“We have sinned against the Lord.” When any one has done wrong to
another he ought to make acknowledgment and reparation to him
(Matthew 5:23-24). We are directed to “confess our faults one to
another” (James 5:16); and there are cases in which we may derive
benefit from confessing our sins against the Lord to a godly man. The
passage just referred to, however, affords no ground for “auricular
confession” (confession to a human priest); nor does the commission
given to the apostles (John 20:23), since (in addition to other reasons)
it simply conferred authority to declare the ordinances of the kingdom
of heaven, and especially the terms or conditions according to which
sins are remitted or retained; and the practice of such confession is most
injurious. But we ought all to confess our sins to God. Every wrong done
to men is a sin against God, and there are multitudes of sins against Him
that do not directly affect our fellow men. “In many things we all offend.”
(James 3:2) And the word of God often enjoins the confession of all our
offences before Him, and declares it to be the necessary condition of
obtaining forgiveness. Consider:
Ø That we see the essential evil of sin. “Sin is the transgression of the law”
(I John 3:4). More generally, it is whatever is contrary to the character
and will of God. As He is the only perfect Being, and deserves and claims
the supreme love of men, so the root of sin consists in the absence of such
love, and the departure of the heart from its true rest; and whenever man
departs from God he falls into:
o vanity, and
Sin is aversion to God and devotion to self (see Tulloch, ‘Christian Doctrine
of Sin’). “Against thee, thee only, have I sinned,” etc. (Psalm 51:4).
Ø That we are convinced of the just desert of sin. “Howbeit, thou art just
in all that is brought upon us, for thou hast done right, but we have
done wickedly.” (Nehemiah 9:33).
Ø That we are resolved upon an entire renunciation of sin. This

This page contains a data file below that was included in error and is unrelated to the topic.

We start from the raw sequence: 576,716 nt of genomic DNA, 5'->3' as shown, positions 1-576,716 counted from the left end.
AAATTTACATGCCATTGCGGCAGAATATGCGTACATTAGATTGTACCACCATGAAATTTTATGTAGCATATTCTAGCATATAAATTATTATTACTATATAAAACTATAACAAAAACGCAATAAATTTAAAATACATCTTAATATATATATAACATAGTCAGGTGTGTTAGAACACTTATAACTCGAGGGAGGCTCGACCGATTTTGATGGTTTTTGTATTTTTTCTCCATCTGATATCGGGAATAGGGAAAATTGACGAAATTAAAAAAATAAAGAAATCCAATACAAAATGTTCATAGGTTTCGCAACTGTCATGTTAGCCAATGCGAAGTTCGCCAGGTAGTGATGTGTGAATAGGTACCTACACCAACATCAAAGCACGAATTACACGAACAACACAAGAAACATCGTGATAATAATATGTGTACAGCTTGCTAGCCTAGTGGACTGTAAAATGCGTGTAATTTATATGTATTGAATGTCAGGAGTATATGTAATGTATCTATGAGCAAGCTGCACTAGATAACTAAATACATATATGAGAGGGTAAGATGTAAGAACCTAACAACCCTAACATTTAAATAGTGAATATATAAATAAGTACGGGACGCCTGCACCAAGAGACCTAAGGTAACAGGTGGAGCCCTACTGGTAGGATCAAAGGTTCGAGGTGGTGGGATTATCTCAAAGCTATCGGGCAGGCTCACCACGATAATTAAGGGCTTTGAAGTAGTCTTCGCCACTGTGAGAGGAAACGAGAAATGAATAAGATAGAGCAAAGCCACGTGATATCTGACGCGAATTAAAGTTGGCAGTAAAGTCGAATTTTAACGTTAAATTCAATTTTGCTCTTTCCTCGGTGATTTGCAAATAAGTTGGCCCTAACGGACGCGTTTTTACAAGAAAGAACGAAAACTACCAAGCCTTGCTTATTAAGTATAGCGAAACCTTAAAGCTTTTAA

determination springs from a real hatred towards it, and is associated with
“hunger and thirst after righteousness.” (Matthew 5:6) Confession is of
the nature of a solemn oath of abjuration. “Whoso confesseth and
forsaketh his sins shall find mercy” (Proverbs 28:13).
Ø Under a due impression of the greatness of our sin.
o In order to this we must contemplate the holy love of God, His just
requirements, His merciful blessings and boundless claims; above all,
we must stand before the cross and behold that great sight (Luke 23:48).
There is no better way to obtain the gift of tears for having offended
God than meditation on the greatness of God’s goodness and of His
love which He has shown to man.
o We must, in the light that shines upon us, consider the particular
transgressions we have committed in:
§ word, and
§ deed against:
ü our neighbor, and
ü ourselves, sins of:
* omission and
* commission, and
the sinful disposition revealed by them and pervading our whole life
(Luke 18:13). General confessions of sin without personal and
particular application are of little worth. “Usually, the more particular
we are in the confession of sin, the more comfort we have in the sense
of pardon” (Matthew Henry).
o In this manner we shall, by Divine grace, be filled with self-abasement,
godly sorrow, and true repentance. “That which makes manifest is
light;” and in proportion to the brightness with which the light of truth
shines upon us will it manifest our sin (I John 1:8); just as a sunbeam
darting across a room shows us the floating dust that was not seen
before (Job 42:5-6).
Ø In sincere, frank, and unreserved acknowledgment of our sin; without
any attempt to cover, excuse, or palliate it. “Pardon my iniquity, for it is
great” (Psalm 25:11; 32:3-5).
Ø With a turning of the heart to God in faith and prayer and acts of
obedience. “For thou, Lord, art good, and ready to forgive; and plenteous
in mercy unto all them that call upon thee” (Psalm 86:5).
“Repentance is heart’s sorrow
And a clear life ensuing”
Ø Each individual (Luke 15:21). “God be merciful to me a sinner”
Ø Each family. “Every family apart” (Zechariah 12:14).
Ø The whole people. Those who have united in sinning must unite in
confessing their sin (ch. 12:19; Ezra 9:6-15; Daniel 9:4-19).
“We have all sinned and come short of the glory of God.” (Romans 3:23)
Ø That we may give glory to God. By it we act in accordance with His will,
justify Him in His dealings with us, and give to Him the honor which is His